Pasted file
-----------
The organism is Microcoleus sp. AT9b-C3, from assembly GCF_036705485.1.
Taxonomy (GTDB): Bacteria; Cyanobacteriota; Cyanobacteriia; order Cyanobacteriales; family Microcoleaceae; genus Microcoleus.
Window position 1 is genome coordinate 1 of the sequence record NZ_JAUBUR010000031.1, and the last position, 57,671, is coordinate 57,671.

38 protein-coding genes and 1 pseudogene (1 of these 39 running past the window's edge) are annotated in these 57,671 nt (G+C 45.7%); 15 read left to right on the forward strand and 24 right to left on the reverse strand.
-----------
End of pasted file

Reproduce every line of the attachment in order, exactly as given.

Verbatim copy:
The organism is Microcoleus sp. AT9b-C3, from assembly GCF_036705485.1.
Taxonomy (GTDB): Bacteria; Cyanobacteriota; Cyanobacteriia; order Cyanobacteriales; family Microcoleaceae; genus Microcoleus.
Window position 1 is genome coordinate 1 of the sequence record NZ_JAUBUR010000031.1, and the last position, 57,671, is coordinate 57,671.

38 protein-coding genes and 1 pseudogene (1 of these 39 running past the window's edge) are annotated in these 57,671 nt (G+C 45.7%); 15 read left to right on the forward strand and 24 right to left on the reverse strand.